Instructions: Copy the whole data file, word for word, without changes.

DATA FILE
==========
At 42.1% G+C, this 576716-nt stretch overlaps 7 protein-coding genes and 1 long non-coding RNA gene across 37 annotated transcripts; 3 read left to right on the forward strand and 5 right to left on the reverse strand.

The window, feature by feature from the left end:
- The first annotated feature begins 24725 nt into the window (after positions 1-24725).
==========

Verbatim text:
At 42.1% G+C, this 576716-nt stretch overlaps 7 protein-coding genes and 1 long non-coding RNA gene across 37 annotated transcripts; 3 read left to right on the forward strand and 5 right to left on the reverse strand.

The window, feature by feature from the left end:
- The first annotated feature begins 24725 nt into the window (after positions 1-24725).